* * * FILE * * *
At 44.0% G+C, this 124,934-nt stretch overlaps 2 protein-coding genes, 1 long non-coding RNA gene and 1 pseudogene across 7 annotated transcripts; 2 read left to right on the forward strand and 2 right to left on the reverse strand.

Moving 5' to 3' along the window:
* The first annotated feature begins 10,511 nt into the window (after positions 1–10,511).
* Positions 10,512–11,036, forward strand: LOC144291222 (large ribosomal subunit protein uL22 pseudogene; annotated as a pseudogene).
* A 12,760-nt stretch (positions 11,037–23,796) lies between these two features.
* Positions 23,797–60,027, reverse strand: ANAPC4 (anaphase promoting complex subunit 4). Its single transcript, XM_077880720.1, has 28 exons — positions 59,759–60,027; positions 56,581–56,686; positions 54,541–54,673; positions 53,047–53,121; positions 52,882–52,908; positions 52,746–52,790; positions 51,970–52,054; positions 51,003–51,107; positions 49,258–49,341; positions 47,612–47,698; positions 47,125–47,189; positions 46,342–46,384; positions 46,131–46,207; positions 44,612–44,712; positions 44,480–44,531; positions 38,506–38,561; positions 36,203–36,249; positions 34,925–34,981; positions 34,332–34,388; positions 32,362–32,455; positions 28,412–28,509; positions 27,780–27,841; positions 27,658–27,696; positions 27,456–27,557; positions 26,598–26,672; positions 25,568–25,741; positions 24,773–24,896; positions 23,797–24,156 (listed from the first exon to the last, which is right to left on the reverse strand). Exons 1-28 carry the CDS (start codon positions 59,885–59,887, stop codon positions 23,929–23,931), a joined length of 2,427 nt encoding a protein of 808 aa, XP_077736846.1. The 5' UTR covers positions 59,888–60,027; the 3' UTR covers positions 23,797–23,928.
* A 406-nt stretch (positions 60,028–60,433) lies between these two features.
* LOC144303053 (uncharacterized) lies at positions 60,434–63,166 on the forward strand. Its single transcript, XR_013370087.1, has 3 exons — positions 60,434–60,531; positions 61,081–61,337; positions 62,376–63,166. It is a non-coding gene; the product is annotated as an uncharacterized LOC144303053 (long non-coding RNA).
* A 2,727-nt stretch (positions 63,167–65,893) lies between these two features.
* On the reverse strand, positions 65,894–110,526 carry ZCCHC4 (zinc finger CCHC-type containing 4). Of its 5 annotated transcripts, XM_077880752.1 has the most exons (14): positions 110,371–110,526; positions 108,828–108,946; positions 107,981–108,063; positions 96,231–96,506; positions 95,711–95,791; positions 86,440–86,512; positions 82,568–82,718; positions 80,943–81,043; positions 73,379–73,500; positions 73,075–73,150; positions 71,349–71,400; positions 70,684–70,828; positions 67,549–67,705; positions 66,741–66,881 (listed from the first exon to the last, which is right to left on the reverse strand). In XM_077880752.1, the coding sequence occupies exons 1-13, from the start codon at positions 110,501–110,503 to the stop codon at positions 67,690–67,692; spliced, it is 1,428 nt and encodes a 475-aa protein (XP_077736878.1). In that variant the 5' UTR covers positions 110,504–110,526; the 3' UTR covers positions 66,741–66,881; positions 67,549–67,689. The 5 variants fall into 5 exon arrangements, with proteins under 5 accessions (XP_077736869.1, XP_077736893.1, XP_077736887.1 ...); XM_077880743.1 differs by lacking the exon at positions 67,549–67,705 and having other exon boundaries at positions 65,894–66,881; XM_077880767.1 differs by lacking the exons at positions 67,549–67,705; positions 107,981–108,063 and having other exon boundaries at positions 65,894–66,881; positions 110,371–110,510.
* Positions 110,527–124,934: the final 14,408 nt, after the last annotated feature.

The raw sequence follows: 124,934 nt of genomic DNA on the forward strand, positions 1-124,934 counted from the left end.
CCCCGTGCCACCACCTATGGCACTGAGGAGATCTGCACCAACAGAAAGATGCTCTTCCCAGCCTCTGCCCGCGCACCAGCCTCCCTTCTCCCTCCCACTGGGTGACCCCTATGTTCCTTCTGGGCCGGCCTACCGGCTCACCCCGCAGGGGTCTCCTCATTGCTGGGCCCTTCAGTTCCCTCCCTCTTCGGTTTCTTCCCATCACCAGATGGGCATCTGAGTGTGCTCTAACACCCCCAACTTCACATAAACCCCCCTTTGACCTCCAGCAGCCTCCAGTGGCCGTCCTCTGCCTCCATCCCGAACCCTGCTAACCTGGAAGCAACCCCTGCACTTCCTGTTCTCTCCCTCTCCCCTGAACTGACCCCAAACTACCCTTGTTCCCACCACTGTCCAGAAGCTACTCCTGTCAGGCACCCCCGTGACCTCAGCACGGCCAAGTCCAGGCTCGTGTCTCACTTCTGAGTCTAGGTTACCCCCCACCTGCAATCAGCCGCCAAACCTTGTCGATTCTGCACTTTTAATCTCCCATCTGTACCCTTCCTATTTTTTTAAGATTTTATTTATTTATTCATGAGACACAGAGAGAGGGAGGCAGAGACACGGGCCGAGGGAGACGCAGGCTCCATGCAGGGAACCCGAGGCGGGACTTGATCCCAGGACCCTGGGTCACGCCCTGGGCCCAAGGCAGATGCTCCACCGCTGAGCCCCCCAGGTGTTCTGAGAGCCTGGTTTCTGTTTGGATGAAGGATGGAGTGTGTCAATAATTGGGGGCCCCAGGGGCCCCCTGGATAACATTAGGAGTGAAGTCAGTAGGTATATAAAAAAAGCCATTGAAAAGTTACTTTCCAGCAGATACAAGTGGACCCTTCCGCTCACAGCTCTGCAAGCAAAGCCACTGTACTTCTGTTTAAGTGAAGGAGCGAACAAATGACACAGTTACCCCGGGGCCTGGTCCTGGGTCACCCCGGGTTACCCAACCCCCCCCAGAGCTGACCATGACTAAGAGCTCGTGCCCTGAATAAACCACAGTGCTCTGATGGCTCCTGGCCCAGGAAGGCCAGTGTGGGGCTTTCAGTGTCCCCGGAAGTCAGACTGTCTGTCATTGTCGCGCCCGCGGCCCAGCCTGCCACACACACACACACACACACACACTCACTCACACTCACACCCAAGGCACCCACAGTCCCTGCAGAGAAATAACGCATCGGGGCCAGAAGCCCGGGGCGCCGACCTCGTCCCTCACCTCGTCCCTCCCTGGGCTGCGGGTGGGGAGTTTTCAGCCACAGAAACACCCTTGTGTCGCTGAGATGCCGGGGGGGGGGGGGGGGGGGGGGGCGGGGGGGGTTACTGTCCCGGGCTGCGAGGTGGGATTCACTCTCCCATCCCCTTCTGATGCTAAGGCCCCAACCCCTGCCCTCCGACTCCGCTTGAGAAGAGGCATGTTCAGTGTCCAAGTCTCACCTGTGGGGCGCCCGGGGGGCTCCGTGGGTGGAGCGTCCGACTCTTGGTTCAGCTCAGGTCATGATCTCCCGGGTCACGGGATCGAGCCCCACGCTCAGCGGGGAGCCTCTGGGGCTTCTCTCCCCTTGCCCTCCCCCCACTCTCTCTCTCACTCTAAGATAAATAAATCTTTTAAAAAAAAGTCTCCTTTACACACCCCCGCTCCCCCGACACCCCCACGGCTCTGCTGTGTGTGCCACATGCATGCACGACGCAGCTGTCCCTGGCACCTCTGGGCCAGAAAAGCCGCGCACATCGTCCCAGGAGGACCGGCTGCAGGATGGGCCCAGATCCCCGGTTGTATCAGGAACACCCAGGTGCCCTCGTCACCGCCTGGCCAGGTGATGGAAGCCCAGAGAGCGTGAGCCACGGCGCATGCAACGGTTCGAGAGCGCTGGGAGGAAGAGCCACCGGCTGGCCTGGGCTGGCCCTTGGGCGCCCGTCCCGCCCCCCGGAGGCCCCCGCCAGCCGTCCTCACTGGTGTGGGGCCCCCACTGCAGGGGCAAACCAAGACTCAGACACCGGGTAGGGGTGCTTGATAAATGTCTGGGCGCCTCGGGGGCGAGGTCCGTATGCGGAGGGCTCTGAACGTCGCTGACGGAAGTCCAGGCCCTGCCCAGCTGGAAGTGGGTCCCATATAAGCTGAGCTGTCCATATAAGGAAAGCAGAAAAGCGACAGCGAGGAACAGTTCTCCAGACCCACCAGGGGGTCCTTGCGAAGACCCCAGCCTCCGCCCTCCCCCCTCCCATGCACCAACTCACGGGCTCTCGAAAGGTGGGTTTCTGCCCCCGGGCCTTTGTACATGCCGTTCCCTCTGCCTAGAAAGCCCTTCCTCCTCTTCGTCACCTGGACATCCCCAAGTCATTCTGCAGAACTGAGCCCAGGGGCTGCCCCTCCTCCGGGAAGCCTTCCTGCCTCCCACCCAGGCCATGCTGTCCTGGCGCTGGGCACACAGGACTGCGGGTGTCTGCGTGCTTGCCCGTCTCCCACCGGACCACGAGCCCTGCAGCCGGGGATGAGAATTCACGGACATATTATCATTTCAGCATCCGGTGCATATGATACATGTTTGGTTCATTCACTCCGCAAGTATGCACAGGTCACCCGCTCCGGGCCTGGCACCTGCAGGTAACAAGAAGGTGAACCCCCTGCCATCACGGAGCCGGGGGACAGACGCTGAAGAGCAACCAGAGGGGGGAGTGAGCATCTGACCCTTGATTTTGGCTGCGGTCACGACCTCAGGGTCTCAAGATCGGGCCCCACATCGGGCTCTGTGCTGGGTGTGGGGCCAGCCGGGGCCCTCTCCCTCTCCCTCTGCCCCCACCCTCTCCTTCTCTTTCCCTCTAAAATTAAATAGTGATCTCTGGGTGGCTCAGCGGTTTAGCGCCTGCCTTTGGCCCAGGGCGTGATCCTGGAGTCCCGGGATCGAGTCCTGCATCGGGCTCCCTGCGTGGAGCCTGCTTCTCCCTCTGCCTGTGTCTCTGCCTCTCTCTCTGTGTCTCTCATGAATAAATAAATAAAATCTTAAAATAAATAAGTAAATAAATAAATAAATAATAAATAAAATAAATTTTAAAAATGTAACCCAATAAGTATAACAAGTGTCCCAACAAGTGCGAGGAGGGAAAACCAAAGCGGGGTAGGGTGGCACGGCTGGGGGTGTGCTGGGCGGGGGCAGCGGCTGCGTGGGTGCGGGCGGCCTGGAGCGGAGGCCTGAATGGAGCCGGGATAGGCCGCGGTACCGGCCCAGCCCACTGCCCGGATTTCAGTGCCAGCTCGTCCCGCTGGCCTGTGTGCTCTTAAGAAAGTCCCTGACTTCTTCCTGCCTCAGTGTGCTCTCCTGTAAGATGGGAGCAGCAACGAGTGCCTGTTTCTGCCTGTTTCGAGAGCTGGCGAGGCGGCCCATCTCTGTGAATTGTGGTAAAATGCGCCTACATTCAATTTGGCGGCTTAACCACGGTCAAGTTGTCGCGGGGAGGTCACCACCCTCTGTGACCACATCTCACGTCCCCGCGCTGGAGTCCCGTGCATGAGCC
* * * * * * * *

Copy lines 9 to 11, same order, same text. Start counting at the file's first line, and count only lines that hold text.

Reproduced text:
* A 2,727-nt stretch (positions 63,167–65,893) lies between these two features.
* On the reverse strand, positions 65,894–110,526 carry ZCCHC4 (zinc finger CCHC-type containing 4). Of its 5 annotated transcripts, XM_077880752.1 has the most exons (14): positions 110,371–110,526; positions 108,828–108,946; positions 107,981–108,063; positions 96,231–96,506; positions 95,711–95,791; positions 86,440–86,512; positions 82,568–82,718; positions 80,943–81,043; positions 73,379–73,500; positions 73,075–73,150; positions 71,349–71,400; positions 70,684–70,828; positions 67,549–67,705; positions 66,741–66,881 (listed from the first exon to the last, which is right to left on the reverse strand). In XM_077880752.1, the coding sequence occupies exons 1-13, from the start codon at positions 110,501–110,503 to the stop codon at positions 67,690–67,692; spliced, it is 1,428 nt and encodes a 475-aa protein (XP_077736878.1). In that variant the 5' UTR covers positions 110,504–110,526; the 3' UTR covers positions 66,741–66,881; positions 67,549–67,689. The 5 variants fall into 5 exon arrangements, with proteins under 5 accessions (XP_077736869.1, XP_077736893.1, XP_077736887.1 ...); XM_077880743.1 differs by lacking the exon at positions 67,549–67,705 and having other exon boundaries at positions 65,894–66,881; XM_077880767.1 differs by lacking the exons at positions 67,549–67,705; positions 107,981–108,063 and having other exon boundaries at positions 65,894–66,881; positions 110,371–110,510.
* Positions 110,527–124,934: the final 14,408 nt, after the last annotated feature.